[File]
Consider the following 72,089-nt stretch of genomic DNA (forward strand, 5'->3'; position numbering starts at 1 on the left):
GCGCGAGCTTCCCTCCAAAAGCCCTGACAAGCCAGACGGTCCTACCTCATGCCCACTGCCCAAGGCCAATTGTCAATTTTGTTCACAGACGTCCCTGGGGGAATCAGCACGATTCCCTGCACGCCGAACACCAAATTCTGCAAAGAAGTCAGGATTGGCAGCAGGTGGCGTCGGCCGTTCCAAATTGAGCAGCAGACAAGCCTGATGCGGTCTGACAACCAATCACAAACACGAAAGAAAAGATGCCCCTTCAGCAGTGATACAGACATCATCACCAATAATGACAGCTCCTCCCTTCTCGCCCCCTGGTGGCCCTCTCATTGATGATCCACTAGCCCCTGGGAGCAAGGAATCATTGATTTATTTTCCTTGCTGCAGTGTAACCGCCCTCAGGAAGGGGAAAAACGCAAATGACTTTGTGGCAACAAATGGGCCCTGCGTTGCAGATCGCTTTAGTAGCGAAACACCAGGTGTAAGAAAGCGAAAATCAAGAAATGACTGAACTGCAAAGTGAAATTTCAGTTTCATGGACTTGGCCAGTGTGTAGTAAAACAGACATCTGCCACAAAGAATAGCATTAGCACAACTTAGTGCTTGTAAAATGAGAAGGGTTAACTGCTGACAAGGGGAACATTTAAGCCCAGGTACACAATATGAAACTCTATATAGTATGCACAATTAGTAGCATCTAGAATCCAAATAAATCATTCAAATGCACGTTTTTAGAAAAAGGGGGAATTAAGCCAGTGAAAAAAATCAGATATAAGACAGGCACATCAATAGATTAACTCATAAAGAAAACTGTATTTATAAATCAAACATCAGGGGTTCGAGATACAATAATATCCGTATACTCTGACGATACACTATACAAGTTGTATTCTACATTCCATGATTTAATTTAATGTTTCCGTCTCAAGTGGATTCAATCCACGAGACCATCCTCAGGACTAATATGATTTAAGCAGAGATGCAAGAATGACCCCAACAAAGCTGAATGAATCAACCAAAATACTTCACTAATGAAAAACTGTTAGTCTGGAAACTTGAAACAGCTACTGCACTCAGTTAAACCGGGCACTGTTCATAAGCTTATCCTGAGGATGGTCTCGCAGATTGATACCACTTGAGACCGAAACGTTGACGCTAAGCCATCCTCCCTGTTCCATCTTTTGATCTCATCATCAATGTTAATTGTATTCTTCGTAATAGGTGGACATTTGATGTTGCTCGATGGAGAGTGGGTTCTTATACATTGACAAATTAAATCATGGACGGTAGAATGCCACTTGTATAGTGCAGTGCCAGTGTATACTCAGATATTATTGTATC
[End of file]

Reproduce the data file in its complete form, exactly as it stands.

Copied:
Consider the following 72,089-nt stretch of genomic DNA (forward strand, 5'->3'; position numbering starts at 1 on the left):
GCGCGAGCTTCCCTCCAAAAGCCCTGACAAGCCAGACGGTCCTACCTCATGCCCACTGCCCAAGGCCAATTGTCAATTTTGTTCACAGACGTCCCTGGGGGAATCAGCACGATTCCCTGCACGCCGAACACCAAATTCTGCAAAGAAGTCAGGATTGGCAGCAGGTGGCGTCGGCCGTTCCAAATTGAGCAGCAGACAAGCCTGATGCGGTCTGACAACCAATCACAAACACGAAAGAAAAGATGCCCCTTCAGCAGTGATACAGACATCATCACCAATAATGACAGCTCCTCCCTTCTCGCCCCCTGGTGGCCCTCTCATTGATGATCCACTAGCCCCTGGGAGCAAGGAATCATTGATTTATTTTCCTTGCTGCAGTGTAACCGCCCTCAGGAAGGGGAAAAACGCAAATGACTTTGTGGCAACAAATGGGCCCTGCGTTGCAGATCGCTTTAGTAGCGAAACACCAGGTGTAAGAAAGCGAAAATCAAGAAATGACTGAACTGCAAAGTGAAATTTCAGTTTCATGGACTTGGCCAGTGTGTAGTAAAACAGACATCTGCCACAAAGAATAGCATTAGCACAACTTAGTGCTTGTAAAATGAGAAGGGTTAACTGCTGACAAGGGGAACATTTAAGCCCAGGTACACAATATGAAACTCTATATAGTATGCACAATTAGTAGCATCTAGAATCCAAATAAATCATTCAAATGCACGTTTTTAGAAAAAGGGGGAATTAAGCCAGTGAAAAAAATCAGATATAAGACAGGCACATCAATAGATTAACTCATAAAGAAAACTGTATTTATAAATCAAACATCAGGGGTTCGAGATACAATAATATCCGTATACTCTGACGATACACTATACAAGTTGTATTCTACATTCCATGATTTAATTTAATGTTTCCGTCTCAAGTGGATTCAATCCACGAGACCATCCTCAGGACTAATATGATTTAAGCAGAGATGCAAGAATGACCCCAACAAAGCTGAATGAATCAACCAAAATACTTCACTAATGAAAAACTGTTAGTCTGGAAACTTGAAACAGCTACTGCACTCAGTTAAACCGGGCACTGTTCATAAGCTTATCCTGAGGATGGTCTCGCAGATTGATACCACTTGAGACCGAAACGTTGACGCTAAGCCATCCTCCCTGTTCCATCTTTTGATCTCATCATCAATGTTAATTGTATTCTTCGTAATAGGTGGACATTTGATGTTGCTCGATGGAGAGTGGGTTCTTATACATTGACAAATTAAATCATGGACGGTAGAATGCCACTTGTATAGTGCAGTGCCAGTGTATACTCAGATATTATTGTATC